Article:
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Thursday, June 7, 2012

Garden Bunny Blues

Jessica Walliser
Hobby Farms Contributor

This garden rabbit is snacking on Jessica Walliser's broccoli, cabbage and strawberries. Photo by Jessica Walliser (HobbyFarms.com)
Photo by Jessica Walliser
Too bad this garden pest is so darn cute!

I’m having a mental war with a rabbit. So far the little devil has eaten two different plantings of broccoli and cabbage to the nub, feasted on innumerous strawberries, sacked my lettuce crop, and chomped the carrot greens to the ground. It ‘s not a big rabbit, mind you. In fact, it is really just a bunny—still small enough to fit through the openings in our chain link fence. Every time I chase it, yelling "Get out of here you little bunny!" it simply scuttles through the fence and off into the woods, mocking me with that little fluffy white tail. I can't wait until the dang thing is too big to fit through the chain link fence—I only hope he has his growth spurt while on the outside of the fence.
 
Last week, I thought I had discovered where it was sneaking into the vegetable garden through the surrounding wooden stockade fence, but I packed the entrance hole with wire fencing and the rascal is still getting in. A friend's advice was to surround the garden with mothballs as an odor deterrent. Really?? Would that horrid smell not deter every living thing around, including humans? Plus, they're toxic. I sure don't like the rabbit, but I do like my kid and my dog and don't want them accidentally chowing down on something as toxic as a mothball. I also considered sprinkling a granular rabbit deterrent, but I'd probably have to cover the whole yard and, again, have you smelled that stuff? Yuck.

Well, and then there's the fact that he's kind of cute. Perhaps that's why I haven't gotten around to setting up the Havahart trap yet. Plus, catching rabbits is never easy (just ask Elmer Fudd), and although the Havahart trap is far more sophisticated than a box with a stick and a string, bunnies still manage to elude them quite easily. I suspect this little guy wouldn't even be heavy enough to trip the trap. If he continues to wreak havoc, I'll have to set it up, bait it with some cabbage, and hope for the best. I'd release him—unharmed, I swear—in the far back of our property and hope he couldn't find his way back to the garden (hahaha). I hope it doesn't come to that, though, because I wouldn't want my son to see me victoriously dancing around the yard over a sweet, little trapped bunny.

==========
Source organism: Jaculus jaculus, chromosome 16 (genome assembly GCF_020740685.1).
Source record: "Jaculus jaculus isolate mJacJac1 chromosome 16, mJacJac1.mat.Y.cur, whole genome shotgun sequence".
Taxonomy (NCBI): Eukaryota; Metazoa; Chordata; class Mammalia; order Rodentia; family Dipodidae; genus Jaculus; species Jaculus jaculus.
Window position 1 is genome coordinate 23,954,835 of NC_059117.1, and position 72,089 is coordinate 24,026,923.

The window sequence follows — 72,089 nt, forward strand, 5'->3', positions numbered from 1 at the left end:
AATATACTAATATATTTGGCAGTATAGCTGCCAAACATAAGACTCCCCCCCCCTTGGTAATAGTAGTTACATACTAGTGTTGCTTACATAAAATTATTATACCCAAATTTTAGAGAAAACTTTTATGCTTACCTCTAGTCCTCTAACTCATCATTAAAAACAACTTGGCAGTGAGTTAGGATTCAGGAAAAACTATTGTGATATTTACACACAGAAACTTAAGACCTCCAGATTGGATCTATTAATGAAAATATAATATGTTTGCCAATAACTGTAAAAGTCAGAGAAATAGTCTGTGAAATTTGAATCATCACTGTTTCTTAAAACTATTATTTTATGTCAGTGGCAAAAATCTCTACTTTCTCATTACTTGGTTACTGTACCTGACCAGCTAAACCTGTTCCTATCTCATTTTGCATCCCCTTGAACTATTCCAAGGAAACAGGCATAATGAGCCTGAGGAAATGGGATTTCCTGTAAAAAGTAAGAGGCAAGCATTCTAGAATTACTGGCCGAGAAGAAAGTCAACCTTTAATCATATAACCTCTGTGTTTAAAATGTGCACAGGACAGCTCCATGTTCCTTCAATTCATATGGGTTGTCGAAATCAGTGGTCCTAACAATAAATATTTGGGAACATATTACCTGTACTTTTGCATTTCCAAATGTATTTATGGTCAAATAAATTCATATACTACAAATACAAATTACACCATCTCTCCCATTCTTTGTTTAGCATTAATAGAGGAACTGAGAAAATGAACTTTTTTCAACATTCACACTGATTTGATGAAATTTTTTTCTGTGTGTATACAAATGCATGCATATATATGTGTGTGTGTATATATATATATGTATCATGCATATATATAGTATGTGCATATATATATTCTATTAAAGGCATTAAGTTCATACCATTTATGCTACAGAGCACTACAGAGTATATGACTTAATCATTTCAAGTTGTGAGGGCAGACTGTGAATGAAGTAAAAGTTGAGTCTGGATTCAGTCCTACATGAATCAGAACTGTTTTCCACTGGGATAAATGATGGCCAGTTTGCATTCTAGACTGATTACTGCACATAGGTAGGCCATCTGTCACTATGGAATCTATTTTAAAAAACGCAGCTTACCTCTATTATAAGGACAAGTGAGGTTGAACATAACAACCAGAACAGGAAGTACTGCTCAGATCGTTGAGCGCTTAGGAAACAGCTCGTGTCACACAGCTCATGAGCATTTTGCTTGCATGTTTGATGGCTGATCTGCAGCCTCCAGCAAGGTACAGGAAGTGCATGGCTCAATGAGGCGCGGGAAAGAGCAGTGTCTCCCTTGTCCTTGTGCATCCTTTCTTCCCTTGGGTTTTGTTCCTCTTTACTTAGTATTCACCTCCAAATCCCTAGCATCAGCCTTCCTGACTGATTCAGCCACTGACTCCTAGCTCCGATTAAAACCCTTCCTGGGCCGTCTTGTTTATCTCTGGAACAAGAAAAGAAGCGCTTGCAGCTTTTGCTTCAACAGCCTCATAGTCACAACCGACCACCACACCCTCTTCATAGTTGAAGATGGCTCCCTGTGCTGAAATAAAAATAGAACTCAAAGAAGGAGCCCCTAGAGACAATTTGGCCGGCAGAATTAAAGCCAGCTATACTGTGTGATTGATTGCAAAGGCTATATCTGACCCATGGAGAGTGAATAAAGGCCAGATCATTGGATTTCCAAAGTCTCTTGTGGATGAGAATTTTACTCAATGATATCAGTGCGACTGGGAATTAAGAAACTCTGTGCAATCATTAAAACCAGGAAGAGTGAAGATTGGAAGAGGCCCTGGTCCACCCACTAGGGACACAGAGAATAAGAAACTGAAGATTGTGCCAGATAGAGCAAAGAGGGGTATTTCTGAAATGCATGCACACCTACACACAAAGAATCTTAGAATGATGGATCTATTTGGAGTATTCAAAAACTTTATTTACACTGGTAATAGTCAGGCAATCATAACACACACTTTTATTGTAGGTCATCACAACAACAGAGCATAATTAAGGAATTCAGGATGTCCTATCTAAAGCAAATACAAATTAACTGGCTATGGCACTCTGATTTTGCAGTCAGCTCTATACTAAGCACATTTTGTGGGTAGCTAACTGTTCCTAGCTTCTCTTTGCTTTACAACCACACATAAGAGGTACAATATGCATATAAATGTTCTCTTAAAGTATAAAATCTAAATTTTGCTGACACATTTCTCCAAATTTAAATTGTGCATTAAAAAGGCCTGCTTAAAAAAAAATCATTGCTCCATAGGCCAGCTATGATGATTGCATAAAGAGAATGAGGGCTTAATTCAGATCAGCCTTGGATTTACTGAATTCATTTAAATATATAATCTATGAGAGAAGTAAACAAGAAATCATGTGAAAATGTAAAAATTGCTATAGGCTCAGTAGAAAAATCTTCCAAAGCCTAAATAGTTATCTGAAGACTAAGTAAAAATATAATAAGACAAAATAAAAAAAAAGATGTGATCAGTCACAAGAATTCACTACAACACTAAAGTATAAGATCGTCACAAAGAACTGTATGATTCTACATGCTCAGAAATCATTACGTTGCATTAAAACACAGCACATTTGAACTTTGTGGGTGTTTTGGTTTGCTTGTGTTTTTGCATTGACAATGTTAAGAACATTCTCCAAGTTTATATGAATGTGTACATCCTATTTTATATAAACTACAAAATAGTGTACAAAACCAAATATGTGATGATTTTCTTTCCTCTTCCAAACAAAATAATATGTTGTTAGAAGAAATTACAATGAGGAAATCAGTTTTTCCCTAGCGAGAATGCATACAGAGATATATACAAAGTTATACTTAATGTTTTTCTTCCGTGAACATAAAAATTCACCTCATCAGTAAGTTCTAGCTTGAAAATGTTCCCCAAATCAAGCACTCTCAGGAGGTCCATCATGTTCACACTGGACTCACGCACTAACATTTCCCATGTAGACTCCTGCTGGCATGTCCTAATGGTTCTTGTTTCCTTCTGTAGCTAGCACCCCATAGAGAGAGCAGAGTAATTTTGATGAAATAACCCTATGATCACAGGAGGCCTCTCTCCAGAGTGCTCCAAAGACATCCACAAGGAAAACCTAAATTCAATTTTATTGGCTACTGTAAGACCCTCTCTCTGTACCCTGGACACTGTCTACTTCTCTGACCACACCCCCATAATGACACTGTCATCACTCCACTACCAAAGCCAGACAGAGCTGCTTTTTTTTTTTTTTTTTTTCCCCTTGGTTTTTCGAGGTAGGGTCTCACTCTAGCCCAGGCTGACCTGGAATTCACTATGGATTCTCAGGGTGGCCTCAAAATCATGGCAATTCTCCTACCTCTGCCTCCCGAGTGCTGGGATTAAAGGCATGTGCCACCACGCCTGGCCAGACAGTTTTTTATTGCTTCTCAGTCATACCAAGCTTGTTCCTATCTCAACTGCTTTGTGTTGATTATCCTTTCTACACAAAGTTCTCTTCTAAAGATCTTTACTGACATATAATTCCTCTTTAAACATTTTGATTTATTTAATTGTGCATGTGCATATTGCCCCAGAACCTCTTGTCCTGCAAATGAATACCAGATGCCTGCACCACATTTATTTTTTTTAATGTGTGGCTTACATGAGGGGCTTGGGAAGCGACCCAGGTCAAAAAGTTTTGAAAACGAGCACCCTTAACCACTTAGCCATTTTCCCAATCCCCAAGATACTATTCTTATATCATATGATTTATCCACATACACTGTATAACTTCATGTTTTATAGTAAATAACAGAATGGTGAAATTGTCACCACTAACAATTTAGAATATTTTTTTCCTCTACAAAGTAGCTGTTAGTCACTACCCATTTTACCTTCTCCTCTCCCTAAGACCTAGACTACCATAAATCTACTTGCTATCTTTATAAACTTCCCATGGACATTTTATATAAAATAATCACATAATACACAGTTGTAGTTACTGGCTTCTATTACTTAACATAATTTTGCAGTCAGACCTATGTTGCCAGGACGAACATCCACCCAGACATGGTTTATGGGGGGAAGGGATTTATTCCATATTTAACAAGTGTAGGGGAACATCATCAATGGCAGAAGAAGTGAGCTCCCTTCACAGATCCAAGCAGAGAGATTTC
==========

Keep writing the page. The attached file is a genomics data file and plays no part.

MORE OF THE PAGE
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Garden Bunny Blues

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Reader Comments
Aw, so cute!
Galadriel, Lothlorien, ME
Posted: 10/21/2013 11:53:16 PM
what happened to the good ole days of shooting those varments? give that son of yours a pellet rifle, he will have so much fun. my son learned to do the rabbit pelts, good healthy "natural, normal" fun. good luck, heidy & fam.
heidy, aguanga, CA
Posted: 7/29/2012 12:59:19 PM
I have no idea if it would work but we have our trouble with squirrels. We used fox urine (bought at the feed store) and simply poured drops around the perimeter of our pecan trees and our shed (where they liked to winter and eat our wiring) and no more squirrels. Good Luck.
Connie Graf, Grand Prairie, TX
Posted: 7/17/2012 6:53:09 PM
I winter in Arizona and it would appear to me that rabbits have the uncanny ability of mice in being able to flatten themselves to squeeze through the smallest chain link opening. HMMMM; wonder if they would teach me that flattening abiity??LOL
Shirley, Rothesay, NB
Posted: 6/26/2012 7:12:01 AM
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